|February 20, 2005 |
Referenced in Bhagavat 9/15-9/16, the most powerful kshatriya, King Kartaviyarjuna, received one thousand arms by worshipping Dattatreya. Filled with powers, King Kartaviyarjuna first arrogantly captured Ravan who was resting in the River Narmada, and then went to the residence of Sage Jamadagni and his wife Renuka. Jealous of the sage's possession of a kamadhenu (wish-fulfilling cow), the king forcibly took the cow. Enraged, their son, Parashuram (who when little, received a parash or axe from Lord Shiva), killed the king and brought back the kamadhenu. Sage Jagadagni however rebuked his son's hasty reaction and explained that brahmins are to cultivate the quality of forgiveness. Parashuram's father thus asked his son to visit holy places as atonement. Later when Sage Jamadagni was alone in his ashram (hermitage), the ten thousand sons of Kartaviyarjuna killed him out of vengeance. Vowing to kill all kshatriyas 21 times, Parashuram went to Mahismati (the king's capital) and killed all the sons. After holding a sacrifice for his father, Parashuram gave the directions of the world to the brahmins.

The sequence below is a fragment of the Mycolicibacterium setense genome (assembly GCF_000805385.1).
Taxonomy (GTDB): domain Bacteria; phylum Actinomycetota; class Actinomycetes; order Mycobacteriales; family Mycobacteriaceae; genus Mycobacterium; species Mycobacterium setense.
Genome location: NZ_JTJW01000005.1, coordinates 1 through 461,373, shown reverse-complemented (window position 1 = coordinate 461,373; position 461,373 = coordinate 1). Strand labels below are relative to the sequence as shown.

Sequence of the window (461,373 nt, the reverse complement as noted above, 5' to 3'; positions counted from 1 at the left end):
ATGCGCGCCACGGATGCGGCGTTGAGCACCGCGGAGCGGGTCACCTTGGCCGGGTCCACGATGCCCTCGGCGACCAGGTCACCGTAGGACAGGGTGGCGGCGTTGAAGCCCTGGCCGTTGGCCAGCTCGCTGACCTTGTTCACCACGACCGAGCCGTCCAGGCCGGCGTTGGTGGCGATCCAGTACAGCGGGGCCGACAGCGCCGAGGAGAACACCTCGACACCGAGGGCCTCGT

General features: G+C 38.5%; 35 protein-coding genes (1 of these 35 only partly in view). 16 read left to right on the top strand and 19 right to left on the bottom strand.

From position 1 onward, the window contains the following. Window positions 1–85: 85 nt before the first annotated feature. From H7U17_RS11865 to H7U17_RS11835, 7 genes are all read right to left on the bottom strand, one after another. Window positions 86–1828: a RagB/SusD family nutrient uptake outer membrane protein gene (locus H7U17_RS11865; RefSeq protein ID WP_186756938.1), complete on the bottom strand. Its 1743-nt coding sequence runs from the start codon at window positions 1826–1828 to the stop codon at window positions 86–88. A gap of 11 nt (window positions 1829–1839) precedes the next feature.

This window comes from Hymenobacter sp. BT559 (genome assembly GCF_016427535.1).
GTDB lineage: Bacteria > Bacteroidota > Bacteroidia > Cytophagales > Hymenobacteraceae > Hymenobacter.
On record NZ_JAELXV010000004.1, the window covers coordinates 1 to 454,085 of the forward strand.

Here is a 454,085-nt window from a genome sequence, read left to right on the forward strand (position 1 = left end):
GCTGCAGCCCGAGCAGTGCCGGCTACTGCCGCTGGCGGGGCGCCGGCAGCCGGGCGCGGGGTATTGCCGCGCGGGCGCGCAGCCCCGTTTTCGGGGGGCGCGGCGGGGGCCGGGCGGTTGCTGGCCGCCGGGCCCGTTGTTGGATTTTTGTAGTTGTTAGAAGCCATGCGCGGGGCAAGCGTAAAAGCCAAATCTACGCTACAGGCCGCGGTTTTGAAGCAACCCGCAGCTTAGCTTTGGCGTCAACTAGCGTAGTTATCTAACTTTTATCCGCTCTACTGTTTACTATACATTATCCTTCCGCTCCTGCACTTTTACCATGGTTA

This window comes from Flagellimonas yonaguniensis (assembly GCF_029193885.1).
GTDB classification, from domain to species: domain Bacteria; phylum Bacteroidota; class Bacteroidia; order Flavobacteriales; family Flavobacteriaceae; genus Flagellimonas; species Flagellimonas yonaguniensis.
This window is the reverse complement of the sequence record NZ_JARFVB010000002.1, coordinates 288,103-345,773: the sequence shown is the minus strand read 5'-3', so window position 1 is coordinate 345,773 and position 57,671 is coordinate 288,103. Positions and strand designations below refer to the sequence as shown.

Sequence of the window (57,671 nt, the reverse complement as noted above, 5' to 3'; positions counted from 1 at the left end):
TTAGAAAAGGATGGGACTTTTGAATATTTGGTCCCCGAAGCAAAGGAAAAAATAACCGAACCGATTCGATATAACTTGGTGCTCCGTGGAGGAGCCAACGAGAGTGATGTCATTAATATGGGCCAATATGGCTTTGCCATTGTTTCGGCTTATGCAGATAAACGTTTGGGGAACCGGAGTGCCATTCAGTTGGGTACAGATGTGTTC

The (Girdharkrut) Ramayan explains that Parashuram gifts a bow given by Lord Shiva to King Janak of Mithila. His daughter, Sitaji displayed her incarnation as the consort of Lord Vishnu at a young age when she played with the bow like a toy horse. She was to marry the person who was powerful enough to string the bow. When Lord Rama attempted to string it, he broke the bow! When Parashuram heard the crack of the bow while in meditation, Naradji revealed to Parashuram that it was cracked by Lord Rama. When Parashuram went to see Lord Rama who was on his way back to Ayodhya, Lord Rama did not even dismount his horse and greet Parashuram. Further, referencing his garb, Lord Rama asked Parashuram if he was a brahmin (of the priestly class) or a kshatriya (of the warrior class)? When Parashuram recalled his killing of the kshatriya class, Lord Rama retorted that he, a kshatriya, was still alive! Both Lord Rama and Parashuram armed their bows with arrows. First, Parashuram fired an arrow on Lord Rama, but Lord Rama swallowed the arrow. Parashuram thus humbly accepted Lord Rama as the powerful incarnation of Lord Vishnu. Lord Rama however had the vow that once he chose to release an arrow, he could not take it back. So Lord Rama aimed the arrow on Parashuram's kaal (time or destiny), making him one of the seven chiranjeevis (immortals).